by PAUL BICKLEY
“I’m interested in many aspects of how humans interact with nature,” says artist Betsy Stirratt. “I love the beauty of natural forms and the way weather is unpredictable and elemental.” Stirratt’s works include oil and watercolor paintings of evanescent moments of light in the night sky, and platinum photographic prints of landscapes depicting (sometimes ancient) human interactions with nature.
Her series Half-Light—oils on birch plywood panels—depicts ambiguous lights in the night sky. “On panels, the paint can be very smooth,” Stirratt says. “The painted surface is more exacting, allowing me to represent light in the way I thought best.”
Weather, a series of gouache paintings on Japanese textured paper, captures the changing weather and light on Ireland’s west coast. “Thin and translucent papers create a surface that suggests an elemental quality of weather,” she says.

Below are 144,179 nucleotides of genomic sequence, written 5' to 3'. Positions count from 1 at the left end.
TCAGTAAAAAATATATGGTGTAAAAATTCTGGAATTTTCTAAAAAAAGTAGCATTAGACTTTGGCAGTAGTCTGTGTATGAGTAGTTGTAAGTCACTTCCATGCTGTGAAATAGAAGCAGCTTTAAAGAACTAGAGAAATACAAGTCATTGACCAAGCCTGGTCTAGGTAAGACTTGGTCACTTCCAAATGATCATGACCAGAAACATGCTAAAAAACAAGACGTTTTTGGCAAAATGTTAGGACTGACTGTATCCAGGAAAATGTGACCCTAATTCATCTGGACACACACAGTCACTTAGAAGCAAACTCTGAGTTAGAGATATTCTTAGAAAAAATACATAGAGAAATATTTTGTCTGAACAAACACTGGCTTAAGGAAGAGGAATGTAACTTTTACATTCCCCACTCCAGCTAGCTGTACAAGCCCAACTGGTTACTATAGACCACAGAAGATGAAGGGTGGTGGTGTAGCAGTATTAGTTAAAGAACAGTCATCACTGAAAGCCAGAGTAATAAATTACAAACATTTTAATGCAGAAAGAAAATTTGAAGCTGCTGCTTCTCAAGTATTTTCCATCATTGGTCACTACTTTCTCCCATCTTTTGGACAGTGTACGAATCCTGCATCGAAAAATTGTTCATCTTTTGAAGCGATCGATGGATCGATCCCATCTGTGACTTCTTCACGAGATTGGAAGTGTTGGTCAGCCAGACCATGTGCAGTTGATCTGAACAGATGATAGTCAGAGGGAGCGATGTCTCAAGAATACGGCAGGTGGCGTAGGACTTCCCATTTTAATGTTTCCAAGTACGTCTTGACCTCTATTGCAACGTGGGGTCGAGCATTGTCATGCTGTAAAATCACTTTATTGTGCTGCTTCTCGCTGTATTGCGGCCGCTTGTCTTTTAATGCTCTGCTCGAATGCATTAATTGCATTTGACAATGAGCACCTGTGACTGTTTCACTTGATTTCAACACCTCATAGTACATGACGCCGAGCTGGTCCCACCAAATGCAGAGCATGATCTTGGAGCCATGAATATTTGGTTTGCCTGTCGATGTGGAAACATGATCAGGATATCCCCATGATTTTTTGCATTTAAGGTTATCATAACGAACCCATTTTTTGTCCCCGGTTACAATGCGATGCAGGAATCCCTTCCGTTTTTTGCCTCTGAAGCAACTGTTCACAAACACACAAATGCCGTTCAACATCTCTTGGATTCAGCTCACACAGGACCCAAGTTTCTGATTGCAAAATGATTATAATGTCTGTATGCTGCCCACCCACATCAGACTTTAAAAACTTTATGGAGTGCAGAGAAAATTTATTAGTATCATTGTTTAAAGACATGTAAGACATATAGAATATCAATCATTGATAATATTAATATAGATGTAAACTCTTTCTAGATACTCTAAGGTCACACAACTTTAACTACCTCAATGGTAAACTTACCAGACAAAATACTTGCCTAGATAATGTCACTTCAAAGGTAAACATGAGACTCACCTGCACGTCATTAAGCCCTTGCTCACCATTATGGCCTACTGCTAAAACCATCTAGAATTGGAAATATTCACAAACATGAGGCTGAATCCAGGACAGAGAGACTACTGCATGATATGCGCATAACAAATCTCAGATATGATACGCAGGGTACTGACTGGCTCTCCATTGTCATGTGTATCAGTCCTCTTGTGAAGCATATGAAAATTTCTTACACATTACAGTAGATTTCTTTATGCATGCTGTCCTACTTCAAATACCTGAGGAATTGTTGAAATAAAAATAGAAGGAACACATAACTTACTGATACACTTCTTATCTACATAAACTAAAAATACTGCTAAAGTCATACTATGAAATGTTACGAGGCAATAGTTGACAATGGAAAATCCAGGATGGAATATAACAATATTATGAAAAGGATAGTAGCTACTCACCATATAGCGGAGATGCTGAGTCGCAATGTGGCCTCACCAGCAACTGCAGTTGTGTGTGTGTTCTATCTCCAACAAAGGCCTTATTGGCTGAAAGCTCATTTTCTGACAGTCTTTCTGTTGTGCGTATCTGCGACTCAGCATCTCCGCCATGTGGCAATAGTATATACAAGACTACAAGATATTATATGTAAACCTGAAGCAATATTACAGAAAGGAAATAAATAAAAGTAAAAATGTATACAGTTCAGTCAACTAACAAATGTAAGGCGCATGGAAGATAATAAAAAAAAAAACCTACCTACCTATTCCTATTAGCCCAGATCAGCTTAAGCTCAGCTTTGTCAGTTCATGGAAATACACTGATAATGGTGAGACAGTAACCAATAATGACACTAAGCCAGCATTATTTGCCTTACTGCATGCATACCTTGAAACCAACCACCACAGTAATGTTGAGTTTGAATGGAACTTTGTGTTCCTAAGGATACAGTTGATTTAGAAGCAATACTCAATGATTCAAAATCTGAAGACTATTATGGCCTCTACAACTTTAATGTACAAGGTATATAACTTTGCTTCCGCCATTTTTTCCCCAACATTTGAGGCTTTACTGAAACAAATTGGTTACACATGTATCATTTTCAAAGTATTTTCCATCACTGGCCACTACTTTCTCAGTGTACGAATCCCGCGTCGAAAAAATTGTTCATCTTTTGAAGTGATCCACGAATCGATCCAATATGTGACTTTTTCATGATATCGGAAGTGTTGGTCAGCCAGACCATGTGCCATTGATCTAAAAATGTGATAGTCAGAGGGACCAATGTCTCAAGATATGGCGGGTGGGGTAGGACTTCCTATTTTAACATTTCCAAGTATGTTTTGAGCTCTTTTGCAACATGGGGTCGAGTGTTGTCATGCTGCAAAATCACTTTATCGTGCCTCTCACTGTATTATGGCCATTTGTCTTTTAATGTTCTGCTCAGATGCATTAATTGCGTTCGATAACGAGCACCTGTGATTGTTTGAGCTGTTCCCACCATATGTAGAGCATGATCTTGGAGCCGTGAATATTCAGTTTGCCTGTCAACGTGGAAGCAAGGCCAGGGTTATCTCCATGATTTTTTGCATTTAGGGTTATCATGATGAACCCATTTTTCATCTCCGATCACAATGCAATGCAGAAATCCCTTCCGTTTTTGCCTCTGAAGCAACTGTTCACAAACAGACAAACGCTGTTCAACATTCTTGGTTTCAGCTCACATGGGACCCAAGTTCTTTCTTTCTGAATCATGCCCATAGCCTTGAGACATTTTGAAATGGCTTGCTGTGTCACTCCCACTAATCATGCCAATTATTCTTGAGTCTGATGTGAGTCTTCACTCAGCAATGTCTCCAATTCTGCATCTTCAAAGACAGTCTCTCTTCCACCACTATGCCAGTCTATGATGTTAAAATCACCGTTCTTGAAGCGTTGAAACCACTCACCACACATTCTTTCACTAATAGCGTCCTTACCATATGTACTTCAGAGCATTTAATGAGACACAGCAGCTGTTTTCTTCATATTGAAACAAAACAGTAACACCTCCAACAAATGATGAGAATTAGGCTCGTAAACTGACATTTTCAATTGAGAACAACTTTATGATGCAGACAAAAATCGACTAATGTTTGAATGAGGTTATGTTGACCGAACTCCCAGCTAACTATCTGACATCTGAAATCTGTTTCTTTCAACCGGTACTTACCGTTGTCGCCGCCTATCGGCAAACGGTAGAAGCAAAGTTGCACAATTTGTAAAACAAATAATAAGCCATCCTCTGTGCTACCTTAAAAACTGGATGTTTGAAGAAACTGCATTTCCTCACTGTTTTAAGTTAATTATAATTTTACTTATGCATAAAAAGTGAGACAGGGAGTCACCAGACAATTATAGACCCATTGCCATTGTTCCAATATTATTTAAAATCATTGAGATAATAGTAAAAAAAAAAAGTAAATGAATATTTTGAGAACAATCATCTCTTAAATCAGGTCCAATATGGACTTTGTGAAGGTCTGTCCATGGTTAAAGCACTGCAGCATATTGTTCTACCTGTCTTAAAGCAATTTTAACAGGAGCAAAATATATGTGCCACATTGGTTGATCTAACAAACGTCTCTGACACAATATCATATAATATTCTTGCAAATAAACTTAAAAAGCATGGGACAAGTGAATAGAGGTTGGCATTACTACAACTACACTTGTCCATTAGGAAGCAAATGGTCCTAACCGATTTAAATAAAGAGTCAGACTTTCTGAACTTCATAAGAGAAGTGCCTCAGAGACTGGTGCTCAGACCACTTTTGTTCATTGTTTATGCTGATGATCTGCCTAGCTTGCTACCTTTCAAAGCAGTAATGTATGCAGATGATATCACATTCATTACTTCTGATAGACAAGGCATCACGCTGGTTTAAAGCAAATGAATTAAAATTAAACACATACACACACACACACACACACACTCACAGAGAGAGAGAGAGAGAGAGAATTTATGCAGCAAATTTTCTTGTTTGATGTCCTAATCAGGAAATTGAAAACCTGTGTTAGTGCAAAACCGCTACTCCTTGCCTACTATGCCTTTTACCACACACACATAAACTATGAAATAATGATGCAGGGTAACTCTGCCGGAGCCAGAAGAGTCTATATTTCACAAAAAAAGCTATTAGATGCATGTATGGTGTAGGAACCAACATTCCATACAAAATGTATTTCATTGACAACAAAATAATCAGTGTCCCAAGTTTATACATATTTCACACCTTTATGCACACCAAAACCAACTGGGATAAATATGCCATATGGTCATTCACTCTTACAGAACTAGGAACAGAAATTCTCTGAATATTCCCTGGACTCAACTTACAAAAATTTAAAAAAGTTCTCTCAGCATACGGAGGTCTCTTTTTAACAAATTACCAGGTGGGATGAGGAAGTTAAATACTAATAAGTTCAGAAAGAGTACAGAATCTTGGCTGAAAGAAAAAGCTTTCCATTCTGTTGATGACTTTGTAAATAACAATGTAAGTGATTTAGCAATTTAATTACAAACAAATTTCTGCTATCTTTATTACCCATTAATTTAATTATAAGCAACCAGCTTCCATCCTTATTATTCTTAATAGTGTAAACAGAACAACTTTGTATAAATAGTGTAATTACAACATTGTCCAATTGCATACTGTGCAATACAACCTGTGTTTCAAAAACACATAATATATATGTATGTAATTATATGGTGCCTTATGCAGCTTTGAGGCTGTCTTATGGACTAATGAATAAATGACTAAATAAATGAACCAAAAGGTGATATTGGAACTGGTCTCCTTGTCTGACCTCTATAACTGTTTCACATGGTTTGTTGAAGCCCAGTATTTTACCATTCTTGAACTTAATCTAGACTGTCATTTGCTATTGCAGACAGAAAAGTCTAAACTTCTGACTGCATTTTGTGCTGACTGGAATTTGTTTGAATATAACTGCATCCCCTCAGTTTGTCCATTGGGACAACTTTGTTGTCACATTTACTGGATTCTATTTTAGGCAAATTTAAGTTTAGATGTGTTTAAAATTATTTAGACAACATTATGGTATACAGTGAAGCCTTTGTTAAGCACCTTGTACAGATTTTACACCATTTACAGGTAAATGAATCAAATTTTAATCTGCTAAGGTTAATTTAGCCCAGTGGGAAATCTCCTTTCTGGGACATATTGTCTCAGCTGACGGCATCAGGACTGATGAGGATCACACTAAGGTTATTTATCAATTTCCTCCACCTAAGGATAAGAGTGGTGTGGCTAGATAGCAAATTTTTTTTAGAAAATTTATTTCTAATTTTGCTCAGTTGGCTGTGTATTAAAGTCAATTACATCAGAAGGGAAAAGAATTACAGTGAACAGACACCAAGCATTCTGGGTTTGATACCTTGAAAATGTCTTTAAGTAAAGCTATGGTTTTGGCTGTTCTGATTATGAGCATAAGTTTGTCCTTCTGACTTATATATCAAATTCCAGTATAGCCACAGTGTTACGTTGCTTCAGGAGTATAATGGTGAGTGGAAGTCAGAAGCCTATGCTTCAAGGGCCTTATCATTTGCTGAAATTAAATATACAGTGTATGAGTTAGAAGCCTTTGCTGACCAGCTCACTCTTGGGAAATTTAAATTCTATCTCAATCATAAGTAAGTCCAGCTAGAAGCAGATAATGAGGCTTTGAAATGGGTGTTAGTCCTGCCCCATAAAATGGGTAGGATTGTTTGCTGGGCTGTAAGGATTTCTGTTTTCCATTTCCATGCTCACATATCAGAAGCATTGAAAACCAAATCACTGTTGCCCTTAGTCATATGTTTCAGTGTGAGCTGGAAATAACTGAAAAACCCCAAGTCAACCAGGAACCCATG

“Nature continues to be a mystery to us,” Stirratt says. “I find that a comfort.”
The founding director of the Grunwald Gallery of Art at Indiana University and the editor of five books, Stirratt’s work is also curatorial. The focus is on preserved and displayed plants and human and animal specimens photographed in herbaria, museums, and natural history and medical archives in the United States and abroad.
“Curating and creating are very related,” she says. “I see my work as curated objects that come together to make a statement. Part of my work is also related to collecting—literally pulling together items that tell a complete story.”
For more information, visit betsystirratt.net.